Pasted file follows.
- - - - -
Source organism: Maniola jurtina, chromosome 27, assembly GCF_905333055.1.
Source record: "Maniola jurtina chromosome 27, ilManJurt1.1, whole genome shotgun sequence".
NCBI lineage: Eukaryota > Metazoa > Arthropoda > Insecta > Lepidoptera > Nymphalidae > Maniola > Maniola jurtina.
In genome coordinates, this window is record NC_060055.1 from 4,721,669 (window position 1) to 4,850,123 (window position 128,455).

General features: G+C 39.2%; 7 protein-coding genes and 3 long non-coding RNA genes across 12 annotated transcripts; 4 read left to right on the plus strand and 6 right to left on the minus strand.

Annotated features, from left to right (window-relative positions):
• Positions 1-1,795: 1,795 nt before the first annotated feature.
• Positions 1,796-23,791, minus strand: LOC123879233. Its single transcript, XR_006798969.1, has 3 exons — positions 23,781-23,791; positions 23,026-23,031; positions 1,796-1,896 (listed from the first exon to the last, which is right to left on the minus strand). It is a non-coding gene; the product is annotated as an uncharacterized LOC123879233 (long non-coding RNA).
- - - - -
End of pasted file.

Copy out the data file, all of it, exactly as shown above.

Source organism: Maniola jurtina, chromosome 27, assembly GCF_905333055.1.
Source record: "Maniola jurtina chromosome 27, ilManJurt1.1, whole genome shotgun sequence".
NCBI lineage: Eukaryota > Metazoa > Arthropoda > Insecta > Lepidoptera > Nymphalidae > Maniola > Maniola jurtina.
In genome coordinates, this window is record NC_060055.1 from 4,721,669 (window position 1) to 4,850,123 (window position 128,455).

General features: G+C 39.2%; 7 protein-coding genes and 3 long non-coding RNA genes across 12 annotated transcripts; 4 read left to right on the plus strand and 6 right to left on the minus strand.

Annotated features, from left to right (window-relative positions):
• Positions 1-1,795: 1,795 nt before the first annotated feature.
• Positions 1,796-23,791, minus strand: LOC123879233. Its single transcript, XR_006798969.1, has 3 exons — positions 23,781-23,791; positions 23,026-23,031; positions 1,796-1,896 (listed from the first exon to the last, which is right to left on the minus strand). It is a non-coding gene; the product is annotated as an uncharacterized LOC123879233 (long non-coding RNA).